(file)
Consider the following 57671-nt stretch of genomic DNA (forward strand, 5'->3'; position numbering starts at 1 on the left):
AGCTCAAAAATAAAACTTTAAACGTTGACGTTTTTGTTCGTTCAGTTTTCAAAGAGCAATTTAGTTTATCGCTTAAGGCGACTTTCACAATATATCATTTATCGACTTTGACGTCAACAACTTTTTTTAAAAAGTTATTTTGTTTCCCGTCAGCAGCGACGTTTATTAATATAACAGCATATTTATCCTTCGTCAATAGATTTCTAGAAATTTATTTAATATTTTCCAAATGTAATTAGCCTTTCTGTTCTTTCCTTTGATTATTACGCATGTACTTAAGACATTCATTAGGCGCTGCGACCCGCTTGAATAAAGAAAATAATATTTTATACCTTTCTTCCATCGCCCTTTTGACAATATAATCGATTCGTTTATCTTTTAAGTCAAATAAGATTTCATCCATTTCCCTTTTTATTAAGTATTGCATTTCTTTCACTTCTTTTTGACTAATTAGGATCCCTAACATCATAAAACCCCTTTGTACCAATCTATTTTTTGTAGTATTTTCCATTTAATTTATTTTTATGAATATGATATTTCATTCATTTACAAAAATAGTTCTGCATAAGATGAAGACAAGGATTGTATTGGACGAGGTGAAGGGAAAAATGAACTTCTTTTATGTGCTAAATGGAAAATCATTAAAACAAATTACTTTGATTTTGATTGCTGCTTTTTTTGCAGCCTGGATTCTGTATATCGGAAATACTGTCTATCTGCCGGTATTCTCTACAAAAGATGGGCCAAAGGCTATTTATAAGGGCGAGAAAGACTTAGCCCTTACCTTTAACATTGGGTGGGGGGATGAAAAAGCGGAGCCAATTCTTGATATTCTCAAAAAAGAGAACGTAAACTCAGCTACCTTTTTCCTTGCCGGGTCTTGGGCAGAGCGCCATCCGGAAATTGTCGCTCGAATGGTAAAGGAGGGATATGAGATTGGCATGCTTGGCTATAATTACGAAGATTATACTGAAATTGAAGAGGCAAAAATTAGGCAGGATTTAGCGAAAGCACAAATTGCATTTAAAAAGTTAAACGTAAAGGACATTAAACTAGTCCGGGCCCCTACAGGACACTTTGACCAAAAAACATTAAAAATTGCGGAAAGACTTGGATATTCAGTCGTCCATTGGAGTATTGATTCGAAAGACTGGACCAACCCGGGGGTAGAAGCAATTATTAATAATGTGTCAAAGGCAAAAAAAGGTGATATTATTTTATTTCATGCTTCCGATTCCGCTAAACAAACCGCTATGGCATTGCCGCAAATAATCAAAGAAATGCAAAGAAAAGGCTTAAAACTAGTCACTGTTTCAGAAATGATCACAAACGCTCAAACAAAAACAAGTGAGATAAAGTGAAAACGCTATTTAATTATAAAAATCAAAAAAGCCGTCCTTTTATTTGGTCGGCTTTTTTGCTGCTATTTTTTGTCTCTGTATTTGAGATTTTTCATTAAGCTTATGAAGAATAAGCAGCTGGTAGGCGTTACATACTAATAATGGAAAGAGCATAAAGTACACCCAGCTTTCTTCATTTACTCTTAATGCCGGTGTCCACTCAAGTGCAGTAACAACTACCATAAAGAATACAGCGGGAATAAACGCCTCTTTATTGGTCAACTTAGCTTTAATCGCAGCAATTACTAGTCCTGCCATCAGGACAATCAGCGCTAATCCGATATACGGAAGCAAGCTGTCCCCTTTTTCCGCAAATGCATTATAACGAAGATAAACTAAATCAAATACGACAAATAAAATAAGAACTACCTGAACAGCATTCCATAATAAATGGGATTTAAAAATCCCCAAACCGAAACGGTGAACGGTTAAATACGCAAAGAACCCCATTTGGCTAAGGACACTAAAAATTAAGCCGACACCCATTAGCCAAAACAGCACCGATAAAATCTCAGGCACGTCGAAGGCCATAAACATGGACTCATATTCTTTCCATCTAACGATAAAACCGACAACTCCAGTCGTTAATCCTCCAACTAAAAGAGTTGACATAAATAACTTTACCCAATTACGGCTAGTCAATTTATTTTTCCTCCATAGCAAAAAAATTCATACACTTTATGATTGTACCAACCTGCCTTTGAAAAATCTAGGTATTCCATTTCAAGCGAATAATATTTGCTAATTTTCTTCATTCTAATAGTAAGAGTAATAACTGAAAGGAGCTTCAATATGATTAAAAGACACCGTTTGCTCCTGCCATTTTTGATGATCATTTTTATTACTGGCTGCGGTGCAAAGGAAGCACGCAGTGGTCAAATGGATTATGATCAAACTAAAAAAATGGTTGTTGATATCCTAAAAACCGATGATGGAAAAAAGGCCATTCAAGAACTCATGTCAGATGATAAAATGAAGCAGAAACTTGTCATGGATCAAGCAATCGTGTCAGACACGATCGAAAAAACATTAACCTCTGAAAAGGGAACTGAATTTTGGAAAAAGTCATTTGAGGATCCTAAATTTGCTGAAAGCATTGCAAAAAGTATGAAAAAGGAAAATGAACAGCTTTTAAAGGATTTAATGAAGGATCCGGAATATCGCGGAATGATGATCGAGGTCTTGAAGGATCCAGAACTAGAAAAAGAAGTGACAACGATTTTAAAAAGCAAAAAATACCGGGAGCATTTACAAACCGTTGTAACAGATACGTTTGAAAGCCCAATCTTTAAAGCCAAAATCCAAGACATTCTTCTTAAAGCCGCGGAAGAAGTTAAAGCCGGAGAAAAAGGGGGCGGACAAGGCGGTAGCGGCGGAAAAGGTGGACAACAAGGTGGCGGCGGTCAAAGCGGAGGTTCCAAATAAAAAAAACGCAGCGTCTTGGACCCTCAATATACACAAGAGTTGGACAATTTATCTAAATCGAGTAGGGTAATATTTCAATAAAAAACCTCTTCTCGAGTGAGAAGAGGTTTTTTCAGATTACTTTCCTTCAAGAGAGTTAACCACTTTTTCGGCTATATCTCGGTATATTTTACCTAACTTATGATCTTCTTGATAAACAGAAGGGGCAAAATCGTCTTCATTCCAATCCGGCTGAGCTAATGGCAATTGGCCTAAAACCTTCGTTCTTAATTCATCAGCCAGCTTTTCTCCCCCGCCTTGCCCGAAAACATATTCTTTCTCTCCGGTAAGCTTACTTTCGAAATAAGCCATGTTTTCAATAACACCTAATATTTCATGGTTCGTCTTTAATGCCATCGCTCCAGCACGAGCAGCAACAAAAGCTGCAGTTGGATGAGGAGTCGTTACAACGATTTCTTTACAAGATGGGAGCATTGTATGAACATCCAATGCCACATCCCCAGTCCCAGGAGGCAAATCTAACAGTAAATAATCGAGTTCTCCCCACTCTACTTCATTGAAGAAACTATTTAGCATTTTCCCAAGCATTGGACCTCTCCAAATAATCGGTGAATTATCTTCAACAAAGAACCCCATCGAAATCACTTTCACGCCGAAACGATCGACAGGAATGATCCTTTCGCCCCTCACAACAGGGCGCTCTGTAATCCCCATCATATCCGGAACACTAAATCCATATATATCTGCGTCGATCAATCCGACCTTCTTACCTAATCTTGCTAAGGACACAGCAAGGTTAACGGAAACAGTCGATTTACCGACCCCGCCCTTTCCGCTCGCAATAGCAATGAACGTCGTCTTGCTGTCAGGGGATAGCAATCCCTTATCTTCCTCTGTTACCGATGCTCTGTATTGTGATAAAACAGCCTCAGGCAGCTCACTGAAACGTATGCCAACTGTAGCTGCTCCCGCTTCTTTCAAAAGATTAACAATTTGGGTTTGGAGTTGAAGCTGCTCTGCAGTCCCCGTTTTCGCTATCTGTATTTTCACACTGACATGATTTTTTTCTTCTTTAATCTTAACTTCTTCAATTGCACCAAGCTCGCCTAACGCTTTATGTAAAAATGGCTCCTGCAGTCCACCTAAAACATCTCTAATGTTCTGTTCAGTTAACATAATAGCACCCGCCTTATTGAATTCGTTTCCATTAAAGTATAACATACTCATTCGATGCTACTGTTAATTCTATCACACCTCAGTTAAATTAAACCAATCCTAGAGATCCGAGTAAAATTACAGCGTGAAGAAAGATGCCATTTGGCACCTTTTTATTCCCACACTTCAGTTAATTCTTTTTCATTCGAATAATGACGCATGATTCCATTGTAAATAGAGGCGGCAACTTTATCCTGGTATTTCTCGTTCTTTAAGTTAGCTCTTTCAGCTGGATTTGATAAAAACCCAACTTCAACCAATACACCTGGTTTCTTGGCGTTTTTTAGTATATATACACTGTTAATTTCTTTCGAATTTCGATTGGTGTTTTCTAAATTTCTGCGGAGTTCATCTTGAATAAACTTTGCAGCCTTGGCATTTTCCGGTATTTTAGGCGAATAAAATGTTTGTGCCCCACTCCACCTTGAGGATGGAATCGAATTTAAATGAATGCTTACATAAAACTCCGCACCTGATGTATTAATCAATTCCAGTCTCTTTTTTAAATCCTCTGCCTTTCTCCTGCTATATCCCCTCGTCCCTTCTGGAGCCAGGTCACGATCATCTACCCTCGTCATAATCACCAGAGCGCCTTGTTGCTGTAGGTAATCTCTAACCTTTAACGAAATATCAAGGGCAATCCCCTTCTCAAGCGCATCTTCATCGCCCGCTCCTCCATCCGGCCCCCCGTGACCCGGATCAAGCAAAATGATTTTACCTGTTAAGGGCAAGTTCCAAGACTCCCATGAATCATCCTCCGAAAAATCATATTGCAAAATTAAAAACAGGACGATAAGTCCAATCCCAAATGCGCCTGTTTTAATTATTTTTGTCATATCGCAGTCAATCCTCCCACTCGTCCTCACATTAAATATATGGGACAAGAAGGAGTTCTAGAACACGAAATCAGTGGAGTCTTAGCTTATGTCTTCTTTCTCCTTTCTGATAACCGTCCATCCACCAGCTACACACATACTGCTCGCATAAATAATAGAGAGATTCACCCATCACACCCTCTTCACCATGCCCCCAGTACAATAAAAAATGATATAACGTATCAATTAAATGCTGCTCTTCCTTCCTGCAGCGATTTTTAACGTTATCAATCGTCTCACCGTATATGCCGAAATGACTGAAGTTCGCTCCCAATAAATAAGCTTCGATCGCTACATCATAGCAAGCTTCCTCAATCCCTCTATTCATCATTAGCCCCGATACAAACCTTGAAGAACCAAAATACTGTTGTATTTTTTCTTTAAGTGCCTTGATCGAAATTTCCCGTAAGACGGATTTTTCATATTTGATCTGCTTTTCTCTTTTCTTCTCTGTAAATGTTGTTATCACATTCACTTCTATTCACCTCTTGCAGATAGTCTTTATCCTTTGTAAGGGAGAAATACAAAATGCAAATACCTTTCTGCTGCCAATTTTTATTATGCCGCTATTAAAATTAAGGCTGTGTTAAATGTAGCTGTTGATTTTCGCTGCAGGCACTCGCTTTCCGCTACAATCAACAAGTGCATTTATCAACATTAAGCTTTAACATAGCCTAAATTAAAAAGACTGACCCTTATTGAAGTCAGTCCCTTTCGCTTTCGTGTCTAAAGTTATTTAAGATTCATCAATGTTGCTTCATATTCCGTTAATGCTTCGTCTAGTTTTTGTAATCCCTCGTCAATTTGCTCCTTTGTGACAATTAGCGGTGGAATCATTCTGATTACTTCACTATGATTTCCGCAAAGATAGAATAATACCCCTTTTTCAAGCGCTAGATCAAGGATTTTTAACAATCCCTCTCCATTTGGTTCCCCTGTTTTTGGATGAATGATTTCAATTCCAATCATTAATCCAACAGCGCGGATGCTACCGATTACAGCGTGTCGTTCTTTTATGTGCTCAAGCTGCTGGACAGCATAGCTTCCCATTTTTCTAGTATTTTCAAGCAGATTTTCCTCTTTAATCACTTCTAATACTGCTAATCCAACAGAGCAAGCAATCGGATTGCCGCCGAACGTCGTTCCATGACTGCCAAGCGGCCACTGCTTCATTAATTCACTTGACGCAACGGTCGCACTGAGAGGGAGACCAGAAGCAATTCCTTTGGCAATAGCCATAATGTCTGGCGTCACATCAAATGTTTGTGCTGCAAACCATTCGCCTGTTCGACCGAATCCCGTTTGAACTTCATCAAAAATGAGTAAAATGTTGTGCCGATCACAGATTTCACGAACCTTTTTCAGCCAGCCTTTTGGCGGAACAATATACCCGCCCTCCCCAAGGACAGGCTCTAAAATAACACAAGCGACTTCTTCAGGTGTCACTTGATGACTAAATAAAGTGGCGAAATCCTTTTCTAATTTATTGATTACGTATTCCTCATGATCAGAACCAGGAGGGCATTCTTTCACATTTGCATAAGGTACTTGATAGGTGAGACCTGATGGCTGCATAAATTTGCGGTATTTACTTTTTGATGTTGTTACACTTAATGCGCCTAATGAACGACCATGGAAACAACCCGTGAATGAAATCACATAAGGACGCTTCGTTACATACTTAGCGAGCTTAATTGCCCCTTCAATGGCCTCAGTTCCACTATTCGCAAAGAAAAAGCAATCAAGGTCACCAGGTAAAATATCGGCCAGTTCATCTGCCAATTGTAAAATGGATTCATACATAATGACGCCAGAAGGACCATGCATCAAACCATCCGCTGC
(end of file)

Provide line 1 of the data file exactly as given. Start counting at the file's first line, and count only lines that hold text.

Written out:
Consider the following 57671-nt stretch of genomic DNA (forward strand, 5'->3'; position numbering starts at 1 on the left):